By Sami Zaptia.
London, 17 February 2021:
New freedom of expression
In publishing these 2011 17 February Revolution graffiti/murals, it is worth recalling that up to the Revolution, Libyan media output had been very tightly controlled by the authoritarian Qaddafi regime.
All media in Libya had been state owned/controlled. There was no free and open public debate, and certainly no criticism of Qaddafi, his family or his regime.
Under Qaddafi, there was much use of murals, but these were state controlled and initiated, exalting the ”Leader”, his First of September Revolution and their achievements. It was not a medium for free public expression or regime criticism.
Libya’s opposition had long fled abroad. And even then, many had been hunted down abroad as ‘‘stray dogs’’ and assassinated by Qaddafi’s henchmen.
Saif-Al-Islam’s ‘‘Libya Tomorrow’’ (Libya Al-Ghad) manufactured ”free” press
Under huge pressure by the international community, as part of post Lockerbie and the agreement to get rid of all of its chemical and biological stocks, the Qaddafi regime had started to implement cosmetic reforms.
These included Saif-Al-Islam Qaddafi’s ‘‘Libya Al-Ghad’’ ‘‘reform’’ movement and its 2007 Al-Ghad Media Group. The Al-Ghad TV and newspapers initiated some unprecedented criticism of public officials, corruption, and mismanagement by the ‘‘bureaucrats’’ and ‘‘fat cats’’ – but never of Qaddafi, his family and the First of September Revolution. These, Saif said in a famous speech, were ‘‘red lines’’. Indeed. Qaddafi was such a red line that a draft constitution began circulating at the time where Qaddafi’s role as the leader and guide of the revolution was guaranteed.
The draft constitution never made it to general public debate and the Saif reforms came to a crashing hault. The so-called ‘‘companions’’ of Qaddafi and his revolution – the diehard supporters and Revolutionary Guards – objected to Saif’s economic reforms which they argued, at a famous behind-closed-doors meeting, would lead to inevitable political reforms. Qaddafi came down on their side. Saif was effectively side-lined and his media group had to flee Libya attempting to set up operations abroad.
The failure by Qaddafi to see that allowing some real reforms and freedoms to the emerging and majority youth demographic was necessary and not optional, contributed to the advent of the 2011 revolution.
The 17 February 2011 Revolution graffiti and murals
The graffiti and murals on the public walls of Tripoli during the Revolution of 17 February 2011 captured the mood of the time. It was a time when the population united and focused against its one common enemy: Qaddafi and his regime.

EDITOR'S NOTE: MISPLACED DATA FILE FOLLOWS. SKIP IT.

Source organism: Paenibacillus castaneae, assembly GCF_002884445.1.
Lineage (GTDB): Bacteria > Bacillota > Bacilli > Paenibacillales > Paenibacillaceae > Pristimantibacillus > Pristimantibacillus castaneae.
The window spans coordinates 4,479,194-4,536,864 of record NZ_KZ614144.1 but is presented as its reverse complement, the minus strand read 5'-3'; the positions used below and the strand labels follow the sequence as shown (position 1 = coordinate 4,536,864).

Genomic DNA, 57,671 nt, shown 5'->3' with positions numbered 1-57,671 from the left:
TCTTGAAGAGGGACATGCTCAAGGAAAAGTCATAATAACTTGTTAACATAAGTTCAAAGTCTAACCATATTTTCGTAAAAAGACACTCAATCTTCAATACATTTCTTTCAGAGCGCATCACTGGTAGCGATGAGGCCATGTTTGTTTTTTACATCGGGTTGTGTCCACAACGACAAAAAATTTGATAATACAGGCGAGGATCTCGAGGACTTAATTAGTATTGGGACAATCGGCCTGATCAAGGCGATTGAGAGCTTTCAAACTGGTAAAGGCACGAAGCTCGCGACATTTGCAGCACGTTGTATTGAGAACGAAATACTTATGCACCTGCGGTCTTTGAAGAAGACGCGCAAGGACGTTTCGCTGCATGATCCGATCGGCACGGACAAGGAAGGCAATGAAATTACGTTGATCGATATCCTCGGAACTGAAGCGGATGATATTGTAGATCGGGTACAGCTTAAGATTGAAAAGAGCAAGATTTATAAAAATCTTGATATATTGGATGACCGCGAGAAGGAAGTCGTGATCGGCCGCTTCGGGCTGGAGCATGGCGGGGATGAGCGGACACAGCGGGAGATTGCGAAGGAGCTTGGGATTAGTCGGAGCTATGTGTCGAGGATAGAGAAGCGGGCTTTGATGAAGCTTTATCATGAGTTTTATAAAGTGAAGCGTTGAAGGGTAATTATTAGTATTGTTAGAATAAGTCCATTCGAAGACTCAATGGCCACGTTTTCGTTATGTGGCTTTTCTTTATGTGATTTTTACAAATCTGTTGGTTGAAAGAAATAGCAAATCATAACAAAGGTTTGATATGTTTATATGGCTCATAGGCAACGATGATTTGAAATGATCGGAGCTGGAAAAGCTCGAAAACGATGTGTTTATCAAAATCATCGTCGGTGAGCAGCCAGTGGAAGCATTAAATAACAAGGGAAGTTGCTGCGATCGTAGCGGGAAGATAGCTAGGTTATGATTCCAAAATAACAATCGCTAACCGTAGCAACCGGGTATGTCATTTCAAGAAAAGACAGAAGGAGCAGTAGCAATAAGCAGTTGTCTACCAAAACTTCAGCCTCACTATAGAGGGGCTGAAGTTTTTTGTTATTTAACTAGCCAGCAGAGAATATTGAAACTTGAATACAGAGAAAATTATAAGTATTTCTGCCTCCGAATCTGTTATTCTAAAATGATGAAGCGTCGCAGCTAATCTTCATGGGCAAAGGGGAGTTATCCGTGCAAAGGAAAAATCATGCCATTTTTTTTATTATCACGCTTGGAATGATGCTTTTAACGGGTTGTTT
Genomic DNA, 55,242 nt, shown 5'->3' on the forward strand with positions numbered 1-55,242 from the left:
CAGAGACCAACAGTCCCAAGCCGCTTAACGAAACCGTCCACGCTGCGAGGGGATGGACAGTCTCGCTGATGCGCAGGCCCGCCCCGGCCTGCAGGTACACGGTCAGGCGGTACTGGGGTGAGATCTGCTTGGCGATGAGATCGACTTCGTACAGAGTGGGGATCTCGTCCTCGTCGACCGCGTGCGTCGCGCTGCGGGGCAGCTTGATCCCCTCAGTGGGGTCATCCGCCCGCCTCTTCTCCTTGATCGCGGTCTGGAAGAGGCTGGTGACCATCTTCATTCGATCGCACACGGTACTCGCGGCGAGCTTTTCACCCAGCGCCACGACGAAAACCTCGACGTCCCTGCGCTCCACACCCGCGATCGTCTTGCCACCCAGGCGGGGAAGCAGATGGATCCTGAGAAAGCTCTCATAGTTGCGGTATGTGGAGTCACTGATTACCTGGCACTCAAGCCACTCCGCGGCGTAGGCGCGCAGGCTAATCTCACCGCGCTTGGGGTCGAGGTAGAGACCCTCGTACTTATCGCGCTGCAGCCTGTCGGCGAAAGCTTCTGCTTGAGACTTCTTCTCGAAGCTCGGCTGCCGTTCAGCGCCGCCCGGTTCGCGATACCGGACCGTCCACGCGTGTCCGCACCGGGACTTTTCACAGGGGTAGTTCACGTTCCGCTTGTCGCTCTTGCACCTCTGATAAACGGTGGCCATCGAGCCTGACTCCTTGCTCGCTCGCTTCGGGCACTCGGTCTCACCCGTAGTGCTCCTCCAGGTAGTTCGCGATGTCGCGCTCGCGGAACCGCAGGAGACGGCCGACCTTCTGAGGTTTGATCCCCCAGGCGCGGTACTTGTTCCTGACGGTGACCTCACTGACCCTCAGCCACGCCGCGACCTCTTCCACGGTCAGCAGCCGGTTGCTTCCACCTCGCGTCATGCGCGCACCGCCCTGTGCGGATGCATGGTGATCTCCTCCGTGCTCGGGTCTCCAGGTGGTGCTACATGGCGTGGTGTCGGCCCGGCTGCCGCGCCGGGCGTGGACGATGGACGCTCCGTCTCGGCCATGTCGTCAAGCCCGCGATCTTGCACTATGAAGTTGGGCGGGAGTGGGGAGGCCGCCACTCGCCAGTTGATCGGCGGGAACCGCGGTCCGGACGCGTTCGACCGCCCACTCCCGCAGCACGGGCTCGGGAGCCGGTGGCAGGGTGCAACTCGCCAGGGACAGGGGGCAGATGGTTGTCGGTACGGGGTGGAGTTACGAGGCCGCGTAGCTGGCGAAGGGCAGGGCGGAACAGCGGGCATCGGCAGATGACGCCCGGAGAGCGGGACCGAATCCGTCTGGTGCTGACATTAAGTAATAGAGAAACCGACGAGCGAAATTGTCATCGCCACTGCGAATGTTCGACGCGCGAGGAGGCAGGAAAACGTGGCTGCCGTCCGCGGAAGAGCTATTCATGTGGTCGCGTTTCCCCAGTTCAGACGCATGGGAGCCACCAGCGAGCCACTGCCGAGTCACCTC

An explosion of free media
They also foreshadowed the subsequent explosion of independent Libyan media post the revolution in the form of hundreds of newspapers, radio and TV stations. The overwhelming majority of these have long disappeared under market realities.
Unified international support for the revolution?
The public art also reflected a time when the foreign states that supported the revolution were held in high regard by all Libyans supporting the revolution: Qatar, France, Turkey, the UAE and NATO. They were perceived by Libyans to be supporting all Libyans and pushing in the same direction – for an independent, unified democratic Libya. This was reflected in some of the murals with their flags. As time went on, it became clear that different states had different agendas and perceptions of what Libya’s revolution was about and for. Many if not most internationals were interested more in getting rid of Qaddafi rather than establishing a democratic state.
The graffiti concentrated on unifying themes: responding to Qaddafi’s insult of calling the revolutionaries rats by depicting him as the rat and on the rubbish heap of history. The graffiti sought to break the psychological glass ceiling of fear by publicly and openly depicting Qaddafi in negative light – something impossible prior to 17 February 2011.
There was also a common unifying use of the three colours of the 24 December 1951 independence flag that Qaddafi had discarded on his 1 September 1969 coup against King Idris I.
The father of the Libyan anti-colonial struggle, Omar Mokhtar, was also a common unifying symbol running through many of the graffiti.
It is just as well photos by the source of these graffiti were taken at the time as, unfortunately from a historical perspective, many have been painted over in the intervening ten years.
Inciteful and un-conciliatory?
Some readers may feel that republishing some of the graffiti depicting Qaddafi in very humiliating light could be seen as inciteful and un-conciliatory at the very time when Libya and Libyans are trying desperately to heal old wounds and wrap around a newly selected Government of National Unity. Libya is also planning to hold elections on 24 December 2021.
There is a case for such a view. However, it is the tenth anniversary of the historical February Revolution that overthrew the 42-year-old Qaddafi regime, and these graffiti were a historical fact depicting popular sentiment at the time. Many of the photos are date stamped and they represent a very important historical record in drawings rather than in words.
They are also a reminder that for 42 years under the Qaddafi regime, such expression of criticism were strictly forbidden and almost certainly punished by imprisonment or worse.
The 100-plus graffiti/murals are being published over three days.